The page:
The one wish of the Relay has been fulfilled, but what secrets does Hank Donaldson’s world hide? And just how far will the mysterious interstellar savior go to keep them?
This is a hard book not to spoil, but I’ll do my very best. If you read Relay #1, you know that the ultimate goal of this futuristic monoculture is to find Donaldson’s world. Since the publisher’s blurb says the one wish of the Relay has been fulfilled in Relay #2, I’ll go in with the assumption that part is fair game.
Donaldson’s world has indeed been located. The big question is, how will Donaldson himself (assuming he’s still kicking after several hundred years) react to the progression of the movement he started? It doesn’t take much to figure out whom the creative team is modelling ole Hank after. It’s mentioned at least twice in the dialogue.
Zac Thompson throws multiple levels of twists at the reader in this chapter. There are several points in issue two that had me thinking too many loose ends were tied up too quickly, before realizing further in that I had been set up. Nothing’s that easy. For every revelation here, a dozen questions beg answering.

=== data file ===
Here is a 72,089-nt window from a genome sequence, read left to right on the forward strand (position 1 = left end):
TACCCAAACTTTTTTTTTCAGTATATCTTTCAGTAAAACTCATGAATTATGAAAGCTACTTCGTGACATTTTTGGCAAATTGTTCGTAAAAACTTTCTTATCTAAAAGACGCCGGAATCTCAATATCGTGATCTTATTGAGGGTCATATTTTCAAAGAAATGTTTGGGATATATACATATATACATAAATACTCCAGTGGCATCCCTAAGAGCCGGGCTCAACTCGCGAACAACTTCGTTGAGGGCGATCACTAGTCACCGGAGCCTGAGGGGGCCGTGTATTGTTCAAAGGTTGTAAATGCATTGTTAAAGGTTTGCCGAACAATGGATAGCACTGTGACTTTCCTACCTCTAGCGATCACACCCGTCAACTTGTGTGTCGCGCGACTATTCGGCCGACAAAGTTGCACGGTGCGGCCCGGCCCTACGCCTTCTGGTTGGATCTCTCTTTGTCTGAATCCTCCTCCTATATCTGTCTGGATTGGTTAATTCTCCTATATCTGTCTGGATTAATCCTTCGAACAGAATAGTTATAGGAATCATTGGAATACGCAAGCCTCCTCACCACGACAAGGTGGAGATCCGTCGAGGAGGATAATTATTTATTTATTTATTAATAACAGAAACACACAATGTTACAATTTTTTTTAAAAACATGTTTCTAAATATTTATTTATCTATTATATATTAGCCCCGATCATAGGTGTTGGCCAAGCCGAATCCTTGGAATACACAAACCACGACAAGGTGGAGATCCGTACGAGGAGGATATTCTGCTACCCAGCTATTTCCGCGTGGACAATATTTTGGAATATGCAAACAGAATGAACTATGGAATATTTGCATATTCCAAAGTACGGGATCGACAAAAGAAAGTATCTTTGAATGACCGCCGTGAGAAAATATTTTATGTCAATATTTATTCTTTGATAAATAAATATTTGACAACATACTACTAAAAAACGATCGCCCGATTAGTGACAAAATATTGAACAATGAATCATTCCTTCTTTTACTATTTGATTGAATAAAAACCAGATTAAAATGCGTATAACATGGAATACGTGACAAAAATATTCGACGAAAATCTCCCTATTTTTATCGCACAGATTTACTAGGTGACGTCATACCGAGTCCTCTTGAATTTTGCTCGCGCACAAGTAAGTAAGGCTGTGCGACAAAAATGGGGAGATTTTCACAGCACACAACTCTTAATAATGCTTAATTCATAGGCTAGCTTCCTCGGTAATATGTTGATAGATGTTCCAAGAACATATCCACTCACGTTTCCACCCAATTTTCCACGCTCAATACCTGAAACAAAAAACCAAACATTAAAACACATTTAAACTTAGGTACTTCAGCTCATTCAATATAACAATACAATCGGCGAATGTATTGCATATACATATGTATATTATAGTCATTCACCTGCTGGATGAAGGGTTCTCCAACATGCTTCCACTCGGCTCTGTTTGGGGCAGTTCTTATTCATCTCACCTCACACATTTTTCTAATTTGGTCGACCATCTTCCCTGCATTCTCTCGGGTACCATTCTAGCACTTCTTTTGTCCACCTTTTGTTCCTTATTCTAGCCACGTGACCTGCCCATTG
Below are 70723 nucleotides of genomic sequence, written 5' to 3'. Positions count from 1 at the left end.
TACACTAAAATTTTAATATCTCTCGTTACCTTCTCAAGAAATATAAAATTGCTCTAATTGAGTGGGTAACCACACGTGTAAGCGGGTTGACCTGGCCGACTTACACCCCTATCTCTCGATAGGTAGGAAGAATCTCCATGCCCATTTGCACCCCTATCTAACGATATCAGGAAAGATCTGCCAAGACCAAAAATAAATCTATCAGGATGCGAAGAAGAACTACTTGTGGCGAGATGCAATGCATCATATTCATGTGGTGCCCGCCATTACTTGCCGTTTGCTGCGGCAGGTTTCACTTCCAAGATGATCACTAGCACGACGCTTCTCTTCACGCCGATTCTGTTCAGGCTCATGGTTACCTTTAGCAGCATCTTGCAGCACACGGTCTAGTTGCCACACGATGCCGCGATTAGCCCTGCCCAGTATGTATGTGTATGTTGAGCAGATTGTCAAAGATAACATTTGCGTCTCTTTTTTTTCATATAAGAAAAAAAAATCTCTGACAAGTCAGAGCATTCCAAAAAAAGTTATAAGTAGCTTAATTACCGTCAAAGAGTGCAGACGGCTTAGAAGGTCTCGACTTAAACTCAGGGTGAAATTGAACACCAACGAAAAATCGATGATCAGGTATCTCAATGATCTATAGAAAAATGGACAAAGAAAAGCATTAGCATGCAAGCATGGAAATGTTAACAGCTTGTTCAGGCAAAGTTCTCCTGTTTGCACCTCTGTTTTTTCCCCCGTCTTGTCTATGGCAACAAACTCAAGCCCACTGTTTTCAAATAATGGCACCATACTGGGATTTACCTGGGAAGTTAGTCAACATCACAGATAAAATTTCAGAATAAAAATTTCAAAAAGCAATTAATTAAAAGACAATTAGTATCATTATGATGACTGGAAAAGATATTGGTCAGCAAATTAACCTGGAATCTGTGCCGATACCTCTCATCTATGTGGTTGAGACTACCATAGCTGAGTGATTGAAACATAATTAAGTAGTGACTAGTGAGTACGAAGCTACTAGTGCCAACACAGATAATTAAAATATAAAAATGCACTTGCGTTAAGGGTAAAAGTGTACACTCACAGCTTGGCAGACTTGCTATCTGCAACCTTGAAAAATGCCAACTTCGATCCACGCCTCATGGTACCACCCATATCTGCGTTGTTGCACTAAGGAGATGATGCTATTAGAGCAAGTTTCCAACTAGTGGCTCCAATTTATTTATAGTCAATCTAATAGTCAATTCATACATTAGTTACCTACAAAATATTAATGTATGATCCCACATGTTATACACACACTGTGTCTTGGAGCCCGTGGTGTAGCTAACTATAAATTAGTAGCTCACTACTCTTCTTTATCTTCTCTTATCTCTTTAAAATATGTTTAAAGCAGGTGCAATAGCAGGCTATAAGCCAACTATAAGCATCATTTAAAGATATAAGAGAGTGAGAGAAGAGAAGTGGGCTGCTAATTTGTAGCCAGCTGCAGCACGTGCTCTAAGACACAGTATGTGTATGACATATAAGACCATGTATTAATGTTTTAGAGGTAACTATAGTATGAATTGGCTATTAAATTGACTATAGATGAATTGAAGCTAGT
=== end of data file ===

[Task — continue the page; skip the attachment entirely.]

The artwork takes an interesting turn at this stage. After the initial touchdown on Donaldson’s world, the sci-fi tech gets left behind, making way for lush landscapes, simple rural streets, and farms. Andy Clarke delivers a multifaceted, idyllic look at Donaldson’s world, but slips in a few clues that something isn’t quite right with this place.
I’m still not entirely sure what is happening in this book, and that makes me really, really want to pick up the next chapter. Aside from the obvious allegorical notes, there are some complex and topical issues being explored here. The final reveal will make you go back and pick apart each interaction to see what details you missed.
Relay #2, published by AfterShock Comics, released 08 August 2018. Written by Zac Thompson, art/cover by Andy Clarke, story by Zac Thomson, Eric Bromberg, and Donny Cates, color by Jose Villarrubia, letters by Charles Pritchett, logo by Jared K. Fletcher.